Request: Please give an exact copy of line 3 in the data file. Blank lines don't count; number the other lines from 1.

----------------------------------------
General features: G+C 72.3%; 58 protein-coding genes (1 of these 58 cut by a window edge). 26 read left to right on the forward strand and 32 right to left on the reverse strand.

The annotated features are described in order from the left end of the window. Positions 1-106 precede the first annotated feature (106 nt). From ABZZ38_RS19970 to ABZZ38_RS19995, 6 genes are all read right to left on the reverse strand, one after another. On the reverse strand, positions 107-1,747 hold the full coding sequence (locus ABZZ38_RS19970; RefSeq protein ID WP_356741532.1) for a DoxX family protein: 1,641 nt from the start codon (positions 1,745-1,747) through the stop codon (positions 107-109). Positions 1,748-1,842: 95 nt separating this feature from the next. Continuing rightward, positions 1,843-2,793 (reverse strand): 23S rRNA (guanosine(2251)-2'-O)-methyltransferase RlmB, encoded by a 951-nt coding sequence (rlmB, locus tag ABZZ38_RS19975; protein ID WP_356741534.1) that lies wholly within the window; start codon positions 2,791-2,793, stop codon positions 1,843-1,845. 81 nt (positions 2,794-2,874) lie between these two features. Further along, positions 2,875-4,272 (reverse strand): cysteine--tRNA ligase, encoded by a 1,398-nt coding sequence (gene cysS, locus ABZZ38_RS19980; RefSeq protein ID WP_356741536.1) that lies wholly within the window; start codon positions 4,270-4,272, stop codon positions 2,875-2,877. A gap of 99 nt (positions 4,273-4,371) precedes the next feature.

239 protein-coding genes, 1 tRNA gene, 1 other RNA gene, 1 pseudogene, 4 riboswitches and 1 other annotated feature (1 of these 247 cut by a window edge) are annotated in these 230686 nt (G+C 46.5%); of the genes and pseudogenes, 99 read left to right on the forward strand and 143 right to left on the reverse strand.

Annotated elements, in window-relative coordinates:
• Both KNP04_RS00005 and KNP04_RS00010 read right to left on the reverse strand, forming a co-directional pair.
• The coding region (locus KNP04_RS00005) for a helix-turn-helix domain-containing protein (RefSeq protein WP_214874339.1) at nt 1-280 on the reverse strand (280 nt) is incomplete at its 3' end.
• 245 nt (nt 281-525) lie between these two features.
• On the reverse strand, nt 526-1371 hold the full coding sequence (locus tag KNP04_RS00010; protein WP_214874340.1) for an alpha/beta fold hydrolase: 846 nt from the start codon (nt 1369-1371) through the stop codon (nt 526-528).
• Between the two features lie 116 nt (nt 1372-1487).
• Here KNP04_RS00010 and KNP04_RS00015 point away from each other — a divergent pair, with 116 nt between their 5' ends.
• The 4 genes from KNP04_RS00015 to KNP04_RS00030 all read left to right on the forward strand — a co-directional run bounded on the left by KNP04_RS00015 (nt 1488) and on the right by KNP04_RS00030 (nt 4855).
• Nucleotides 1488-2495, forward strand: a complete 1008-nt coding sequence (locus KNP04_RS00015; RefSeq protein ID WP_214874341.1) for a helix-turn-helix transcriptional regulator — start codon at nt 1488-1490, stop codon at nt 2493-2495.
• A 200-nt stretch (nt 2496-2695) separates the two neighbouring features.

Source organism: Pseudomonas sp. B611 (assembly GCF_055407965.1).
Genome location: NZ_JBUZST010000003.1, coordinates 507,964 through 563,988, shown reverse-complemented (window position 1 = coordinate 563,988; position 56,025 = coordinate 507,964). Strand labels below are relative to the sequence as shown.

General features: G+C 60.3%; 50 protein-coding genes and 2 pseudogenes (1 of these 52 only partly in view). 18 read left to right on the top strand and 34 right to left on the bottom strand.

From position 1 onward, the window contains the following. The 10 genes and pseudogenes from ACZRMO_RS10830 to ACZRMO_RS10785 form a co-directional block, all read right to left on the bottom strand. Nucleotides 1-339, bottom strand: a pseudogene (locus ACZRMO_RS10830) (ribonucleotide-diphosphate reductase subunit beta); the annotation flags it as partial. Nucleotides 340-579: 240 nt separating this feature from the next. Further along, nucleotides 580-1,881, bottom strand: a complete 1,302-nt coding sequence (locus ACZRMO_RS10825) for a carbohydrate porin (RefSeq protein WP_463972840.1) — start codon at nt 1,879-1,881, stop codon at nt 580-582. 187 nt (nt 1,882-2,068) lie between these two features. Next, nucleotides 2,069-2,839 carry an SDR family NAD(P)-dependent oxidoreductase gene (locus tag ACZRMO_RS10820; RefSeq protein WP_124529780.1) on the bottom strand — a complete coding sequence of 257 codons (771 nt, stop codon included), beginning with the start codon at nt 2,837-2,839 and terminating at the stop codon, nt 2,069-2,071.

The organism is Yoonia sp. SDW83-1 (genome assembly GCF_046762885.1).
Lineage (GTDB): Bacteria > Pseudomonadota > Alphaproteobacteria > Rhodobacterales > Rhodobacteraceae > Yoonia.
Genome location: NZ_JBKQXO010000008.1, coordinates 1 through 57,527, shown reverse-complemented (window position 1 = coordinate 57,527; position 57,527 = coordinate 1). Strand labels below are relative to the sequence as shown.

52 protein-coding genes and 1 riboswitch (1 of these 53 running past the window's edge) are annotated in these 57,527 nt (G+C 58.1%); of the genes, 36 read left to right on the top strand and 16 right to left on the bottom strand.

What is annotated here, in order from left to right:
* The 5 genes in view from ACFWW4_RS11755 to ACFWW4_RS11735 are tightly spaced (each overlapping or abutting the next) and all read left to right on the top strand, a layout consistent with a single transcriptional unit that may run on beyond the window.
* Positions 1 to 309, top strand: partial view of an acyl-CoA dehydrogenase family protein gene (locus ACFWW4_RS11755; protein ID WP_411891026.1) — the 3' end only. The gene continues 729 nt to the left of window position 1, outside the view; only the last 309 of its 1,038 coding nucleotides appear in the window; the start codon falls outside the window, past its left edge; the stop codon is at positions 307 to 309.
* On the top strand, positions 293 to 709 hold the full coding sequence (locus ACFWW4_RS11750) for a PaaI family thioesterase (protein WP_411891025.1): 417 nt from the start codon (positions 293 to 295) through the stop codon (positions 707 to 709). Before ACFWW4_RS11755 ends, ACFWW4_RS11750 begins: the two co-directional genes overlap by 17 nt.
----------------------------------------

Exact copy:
239 protein-coding genes, 1 tRNA gene, 1 other RNA gene, 1 pseudogene, 4 riboswitches and 1 other annotated feature (1 of these 247 cut by a window edge) are annotated in these 230686 nt (G+C 46.5%); of the genes and pseudogenes, 99 read left to right on the forward strand and 143 right to left on the reverse strand.